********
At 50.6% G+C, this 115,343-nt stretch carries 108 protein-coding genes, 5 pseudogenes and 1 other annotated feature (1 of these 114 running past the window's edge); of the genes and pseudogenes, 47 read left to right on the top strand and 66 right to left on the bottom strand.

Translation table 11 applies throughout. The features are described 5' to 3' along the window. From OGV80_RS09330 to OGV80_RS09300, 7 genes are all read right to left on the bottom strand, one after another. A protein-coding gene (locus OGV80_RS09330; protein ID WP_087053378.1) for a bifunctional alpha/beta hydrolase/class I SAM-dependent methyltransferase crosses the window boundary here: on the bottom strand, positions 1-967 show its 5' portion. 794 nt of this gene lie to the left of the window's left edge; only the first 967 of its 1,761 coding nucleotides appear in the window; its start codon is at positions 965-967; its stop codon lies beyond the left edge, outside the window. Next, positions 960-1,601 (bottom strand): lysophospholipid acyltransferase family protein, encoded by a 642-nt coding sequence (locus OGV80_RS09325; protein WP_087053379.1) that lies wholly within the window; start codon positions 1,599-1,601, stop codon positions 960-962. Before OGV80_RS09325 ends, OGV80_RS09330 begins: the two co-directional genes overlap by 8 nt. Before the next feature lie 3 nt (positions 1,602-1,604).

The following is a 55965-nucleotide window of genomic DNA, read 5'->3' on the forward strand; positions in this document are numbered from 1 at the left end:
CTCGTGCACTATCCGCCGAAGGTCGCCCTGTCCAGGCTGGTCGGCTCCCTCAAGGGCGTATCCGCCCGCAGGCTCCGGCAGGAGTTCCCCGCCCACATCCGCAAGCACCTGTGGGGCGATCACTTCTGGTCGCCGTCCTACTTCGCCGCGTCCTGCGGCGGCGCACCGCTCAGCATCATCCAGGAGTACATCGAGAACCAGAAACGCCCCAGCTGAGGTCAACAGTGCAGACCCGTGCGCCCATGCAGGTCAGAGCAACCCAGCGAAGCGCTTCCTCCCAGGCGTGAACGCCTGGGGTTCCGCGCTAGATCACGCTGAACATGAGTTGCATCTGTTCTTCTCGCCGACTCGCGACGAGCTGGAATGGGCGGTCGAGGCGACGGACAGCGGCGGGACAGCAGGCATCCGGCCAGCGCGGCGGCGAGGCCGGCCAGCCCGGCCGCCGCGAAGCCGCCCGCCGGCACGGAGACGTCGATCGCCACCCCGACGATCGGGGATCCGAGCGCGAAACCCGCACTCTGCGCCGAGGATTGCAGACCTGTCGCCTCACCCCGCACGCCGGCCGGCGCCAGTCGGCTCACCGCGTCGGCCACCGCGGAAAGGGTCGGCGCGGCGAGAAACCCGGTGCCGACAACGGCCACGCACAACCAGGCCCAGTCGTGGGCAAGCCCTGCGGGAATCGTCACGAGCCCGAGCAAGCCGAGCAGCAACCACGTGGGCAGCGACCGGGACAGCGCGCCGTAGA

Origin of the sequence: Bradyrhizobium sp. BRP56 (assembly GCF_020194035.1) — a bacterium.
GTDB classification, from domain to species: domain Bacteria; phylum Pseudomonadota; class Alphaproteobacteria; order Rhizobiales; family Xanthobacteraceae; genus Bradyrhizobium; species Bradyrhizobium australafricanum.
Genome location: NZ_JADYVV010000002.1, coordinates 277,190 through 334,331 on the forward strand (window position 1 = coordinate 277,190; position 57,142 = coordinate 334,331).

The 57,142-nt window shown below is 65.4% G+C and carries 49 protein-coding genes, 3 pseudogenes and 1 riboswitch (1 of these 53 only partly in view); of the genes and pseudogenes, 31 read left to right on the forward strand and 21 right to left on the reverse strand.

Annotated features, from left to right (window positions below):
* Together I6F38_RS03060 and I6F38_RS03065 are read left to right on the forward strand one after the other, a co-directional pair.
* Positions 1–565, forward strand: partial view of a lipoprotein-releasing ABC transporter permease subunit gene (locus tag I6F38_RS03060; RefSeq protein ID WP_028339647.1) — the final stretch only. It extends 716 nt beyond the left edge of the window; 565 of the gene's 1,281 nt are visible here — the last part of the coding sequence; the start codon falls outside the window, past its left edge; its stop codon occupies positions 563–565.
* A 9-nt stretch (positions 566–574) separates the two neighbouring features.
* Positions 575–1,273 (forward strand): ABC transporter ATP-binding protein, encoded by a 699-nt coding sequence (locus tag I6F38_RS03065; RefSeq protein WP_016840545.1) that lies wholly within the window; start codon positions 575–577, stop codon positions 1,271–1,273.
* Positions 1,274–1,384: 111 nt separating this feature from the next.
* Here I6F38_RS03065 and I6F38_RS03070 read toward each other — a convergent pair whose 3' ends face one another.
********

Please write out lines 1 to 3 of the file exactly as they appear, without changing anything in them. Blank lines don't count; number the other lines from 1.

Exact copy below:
At 50.6% G+C, this 115,343-nt stretch carries 108 protein-coding genes, 5 pseudogenes and 1 other annotated feature (1 of these 114 running past the window's edge); of the genes and pseudogenes, 47 read left to right on the top strand and 66 right to left on the bottom strand.

Translation table 11 applies throughout. The features are described 5' to 3' along the window. From OGV80_RS09330 to OGV80_RS09300, 7 genes are all read right to left on the bottom strand, one after another. A protein-coding gene (locus OGV80_RS09330; protein ID WP_087053378.1) for a bifunctional alpha/beta hydrolase/class I SAM-dependent methyltransferase crosses the window boundary here: on the bottom strand, positions 1-967 show its 5' portion. 794 nt of this gene lie to the left of the window's left edge; only the first 967 of its 1,761 coding nucleotides appear in the window; its start codon is at positions 965-967; its stop codon lies beyond the left edge, outside the window. Next, positions 960-1,601 (bottom strand): lysophospholipid acyltransferase family protein, encoded by a 642-nt coding sequence (locus OGV80_RS09325; protein WP_087053379.1) that lies wholly within the window; start codon positions 1,599-1,601, stop codon positions 960-962. Before OGV80_RS09325 ends, OGV80_RS09330 begins: the two co-directional genes overlap by 8 nt. Before the next feature lie 3 nt (positions 1,602-1,604).

The following is a 55965-nucleotide window of genomic DNA, read 5'->3' on the forward strand; positions in this document are numbered from 1 at the left end: